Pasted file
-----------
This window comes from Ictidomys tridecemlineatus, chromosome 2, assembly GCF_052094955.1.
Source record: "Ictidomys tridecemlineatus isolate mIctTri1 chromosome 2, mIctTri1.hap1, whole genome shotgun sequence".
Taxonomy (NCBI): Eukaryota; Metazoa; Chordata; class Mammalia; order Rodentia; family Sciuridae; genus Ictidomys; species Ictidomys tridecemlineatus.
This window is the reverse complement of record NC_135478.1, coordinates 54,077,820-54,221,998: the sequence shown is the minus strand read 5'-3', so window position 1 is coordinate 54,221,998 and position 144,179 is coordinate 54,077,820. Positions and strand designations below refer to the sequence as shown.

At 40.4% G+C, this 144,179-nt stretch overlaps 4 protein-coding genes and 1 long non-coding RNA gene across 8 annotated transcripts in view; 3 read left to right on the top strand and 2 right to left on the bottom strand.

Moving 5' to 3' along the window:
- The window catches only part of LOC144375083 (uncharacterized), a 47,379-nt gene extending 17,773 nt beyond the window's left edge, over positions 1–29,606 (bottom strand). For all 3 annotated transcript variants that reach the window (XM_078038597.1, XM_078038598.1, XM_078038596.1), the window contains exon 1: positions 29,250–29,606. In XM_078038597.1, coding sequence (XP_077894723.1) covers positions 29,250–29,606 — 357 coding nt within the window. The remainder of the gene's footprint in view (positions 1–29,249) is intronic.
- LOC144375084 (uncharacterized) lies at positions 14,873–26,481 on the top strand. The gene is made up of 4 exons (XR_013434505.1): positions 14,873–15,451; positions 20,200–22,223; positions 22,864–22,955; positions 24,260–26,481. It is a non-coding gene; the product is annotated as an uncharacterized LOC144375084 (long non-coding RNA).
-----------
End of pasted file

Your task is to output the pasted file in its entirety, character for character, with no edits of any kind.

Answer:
This window comes from Ictidomys tridecemlineatus, chromosome 2, assembly GCF_052094955.1.
Source record: "Ictidomys tridecemlineatus isolate mIctTri1 chromosome 2, mIctTri1.hap1, whole genome shotgun sequence".
Taxonomy (NCBI): Eukaryota; Metazoa; Chordata; class Mammalia; order Rodentia; family Sciuridae; genus Ictidomys; species Ictidomys tridecemlineatus.
This window is the reverse complement of record NC_135478.1, coordinates 54,077,820-54,221,998: the sequence shown is the minus strand read 5'-3', so window position 1 is coordinate 54,221,998 and position 144,179 is coordinate 54,077,820. Positions and strand designations below refer to the sequence as shown.

At 40.4% G+C, this 144,179-nt stretch overlaps 4 protein-coding genes and 1 long non-coding RNA gene across 8 annotated transcripts in view; 3 read left to right on the top strand and 2 right to left on the bottom strand.

Moving 5' to 3' along the window:
- The window catches only part of LOC144375083 (uncharacterized), a 47,379-nt gene extending 17,773 nt beyond the window's left edge, over positions 1–29,606 (bottom strand). For all 3 annotated transcript variants that reach the window (XM_078038597.1, XM_078038598.1, XM_078038596.1), the window contains exon 1: positions 29,250–29,606. In XM_078038597.1, coding sequence (XP_077894723.1) covers positions 29,250–29,606 — 357 coding nt within the window. The remainder of the gene's footprint in view (positions 1–29,249) is intronic.
- LOC144375084 (uncharacterized) lies at positions 14,873–26,481 on the top strand. The gene is made up of 4 exons (XR_013434505.1): positions 14,873–15,451; positions 20,200–22,223; positions 22,864–22,955; positions 24,260–26,481. It is a non-coding gene; the product is annotated as an uncharacterized LOC144375084 (long non-coding RNA).